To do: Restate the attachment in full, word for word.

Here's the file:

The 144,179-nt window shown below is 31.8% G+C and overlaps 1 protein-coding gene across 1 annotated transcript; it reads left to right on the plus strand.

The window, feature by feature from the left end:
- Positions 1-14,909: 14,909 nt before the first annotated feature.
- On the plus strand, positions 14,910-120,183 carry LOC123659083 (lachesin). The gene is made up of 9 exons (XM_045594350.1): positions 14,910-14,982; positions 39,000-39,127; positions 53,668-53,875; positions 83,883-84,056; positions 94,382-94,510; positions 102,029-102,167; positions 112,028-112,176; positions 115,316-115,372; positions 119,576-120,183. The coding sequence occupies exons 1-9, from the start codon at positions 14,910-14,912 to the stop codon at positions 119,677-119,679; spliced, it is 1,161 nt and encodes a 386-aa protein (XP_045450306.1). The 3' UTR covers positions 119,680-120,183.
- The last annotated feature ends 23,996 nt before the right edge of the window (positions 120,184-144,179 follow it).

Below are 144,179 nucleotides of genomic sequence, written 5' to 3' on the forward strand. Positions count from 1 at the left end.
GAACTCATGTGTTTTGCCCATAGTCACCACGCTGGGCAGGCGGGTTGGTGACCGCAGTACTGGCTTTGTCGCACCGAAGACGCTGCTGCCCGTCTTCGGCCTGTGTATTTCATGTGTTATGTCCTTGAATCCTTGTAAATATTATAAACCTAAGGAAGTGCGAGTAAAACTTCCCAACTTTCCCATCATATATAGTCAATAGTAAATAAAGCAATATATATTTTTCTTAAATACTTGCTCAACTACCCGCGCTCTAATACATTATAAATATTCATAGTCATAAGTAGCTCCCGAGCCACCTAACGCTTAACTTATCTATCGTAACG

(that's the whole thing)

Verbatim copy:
The 144,179-nt window shown below is 31.8% G+C and overlaps 1 protein-coding gene across 1 annotated transcript; it reads left to right on the plus strand.

The window, feature by feature from the left end:
- Positions 1-14,909: 14,909 nt before the first annotated feature.
- On the plus strand, positions 14,910-120,183 carry LOC123659083 (lachesin). The gene is made up of 9 exons (XM_045594350.1): positions 14,910-14,982; positions 39,000-39,127; positions 53,668-53,875; positions 83,883-84,056; positions 94,382-94,510; positions 102,029-102,167; positions 112,028-112,176; positions 115,316-115,372; positions 119,576-120,183. The coding sequence occupies exons 1-9, from the start codon at positions 14,910-14,912 to the stop codon at positions 119,677-119,679; spliced, it is 1,161 nt and encodes a 386-aa protein (XP_045450306.1). The 3' UTR covers positions 119,680-120,183.
- The last annotated feature ends 23,996 nt before the right edge of the window (positions 120,184-144,179 follow it).

Below are 144,179 nucleotides of genomic sequence, written 5' to 3' on the forward strand. Positions count from 1 at the left end.
GAACTCATGTGTTTTGCCCATAGTCACCACGCTGGGCAGGCGGGTTGGTGACCGCAGTACTGGCTTTGTCGCACCGAAGACGCTGCTGCCCGTCTTCGGCCTGTGTATTTCATGTGTTATGTCCTTGAATCCTTGTAAATATTATAAACCTAAGGAAGTGCGAGTAAAACTTCCCAACTTTCCCATCATATATAGTCAATAGTAAATAAAGCAATATATATTTTTCTTAAATACTTGCTCAACTACCCGCGCTCTAATACATTATAAATATTCATAGTCATAAGTAGCTCCCGAGCCACCTAACGCTTAACTTATCTATCGTAACG